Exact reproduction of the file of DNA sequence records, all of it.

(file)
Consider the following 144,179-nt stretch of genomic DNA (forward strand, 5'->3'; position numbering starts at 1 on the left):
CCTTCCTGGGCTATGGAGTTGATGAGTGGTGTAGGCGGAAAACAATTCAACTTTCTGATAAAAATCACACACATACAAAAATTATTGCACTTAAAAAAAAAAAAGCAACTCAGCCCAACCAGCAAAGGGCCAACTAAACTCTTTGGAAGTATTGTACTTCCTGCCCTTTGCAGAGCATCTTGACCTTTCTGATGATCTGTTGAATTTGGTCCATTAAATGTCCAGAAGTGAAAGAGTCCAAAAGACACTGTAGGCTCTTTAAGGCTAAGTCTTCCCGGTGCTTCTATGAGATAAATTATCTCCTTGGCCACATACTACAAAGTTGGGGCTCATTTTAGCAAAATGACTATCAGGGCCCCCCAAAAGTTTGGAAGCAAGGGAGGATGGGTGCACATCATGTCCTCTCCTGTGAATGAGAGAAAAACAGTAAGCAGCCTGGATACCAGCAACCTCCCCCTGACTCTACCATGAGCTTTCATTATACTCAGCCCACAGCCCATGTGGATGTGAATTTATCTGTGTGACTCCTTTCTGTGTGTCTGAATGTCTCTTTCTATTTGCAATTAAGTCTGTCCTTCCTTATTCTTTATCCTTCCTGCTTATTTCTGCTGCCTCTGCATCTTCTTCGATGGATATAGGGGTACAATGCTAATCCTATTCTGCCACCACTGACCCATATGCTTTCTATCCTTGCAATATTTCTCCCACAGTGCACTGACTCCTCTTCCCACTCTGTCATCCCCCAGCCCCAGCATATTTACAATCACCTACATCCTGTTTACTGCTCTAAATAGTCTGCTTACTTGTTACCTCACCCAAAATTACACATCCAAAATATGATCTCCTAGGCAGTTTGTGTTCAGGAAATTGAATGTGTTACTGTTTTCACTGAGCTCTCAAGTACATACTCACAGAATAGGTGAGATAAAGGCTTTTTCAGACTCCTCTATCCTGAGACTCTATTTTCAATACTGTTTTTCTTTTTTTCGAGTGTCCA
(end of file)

Consider the following 144,179-nt stretch of genomic DNA (forward strand, 5'->3'; position numbering starts at 1 on the left):
CCTTCCTGGGCTATGGAGTTGATGAGTGGTGTAGGCGGAAAACAATTCAACTTTCTGATAAAAATCACACACATACAAAAATTATTGCACTTAAAAAAAAAAAAGCAACTCAGCCCAACCAGCAAAGGGCCAACTAAACTCTTTGGAAGTATTGTACTTCCTGCCCTTTGCAGAGCATCTTGACCTTTCTGATGATCTGTTGAATTTGGTCCATTAAATGTCCAGAAGTGAAAGAGTCCAAAAGACACTGTAGGCTCTTTAAGGCTAAGTCTTCCCGGTGCTTCTATGAGATAAATTATCTCCTTGGCCACATACTACAAAGTTGGGGCTCATTTTAGCAAAATGACTATCAGGGCCCCCCAAAAGTTTGGAAGCAAGGGAGGATGGGTGCACATCATGTCCTCTCCTGTGAATGAGAGAAAAACAGTAAGCAGCCTGGATACCAGCAACCTCCCCCTGACTCTACCATGAGCTTTCATTATACTCAGCCCACAGCCCATGTGGATGTGAATTTATCTGTGTGACTCCTTTCTGTGTGTCTGAATGTCTCTTTCTATTTGCAATTAAGTCTGTCCTTCCTTATTCTTTATCCTTCCTGCTTATTTCTGCTGCCTCTGCATCTTCTTCGATGGATATAGGGGTACAATGCTAATCCTATTCTGCCACCACTGACCCATATGCTTTCTATCCTTGCAATATTTCTCCCACAGTGCACTGACTCCTCTTCCCACTCTGTCATCCCCCAGCCCCAGCATATTTACAATCACCTACATCCTGTTTACTGCTCTAAATAGTCTGCTTACTTGTTACCTCACCCAAAATTACACATCCAAAATATGATCTCCTAGGCAGTTTGTGTTCAGGAAATTGAATGTGTTACTGTTTTCACTGAGCTCTCAAGTACATACTCACAGAATAGGTGAGATAAAGGCTTTTTCAGACTCCTCTATCCTGAGACTCTATTTTCAATACTGTTTTTCTTTTTTTCGAGTGTCCA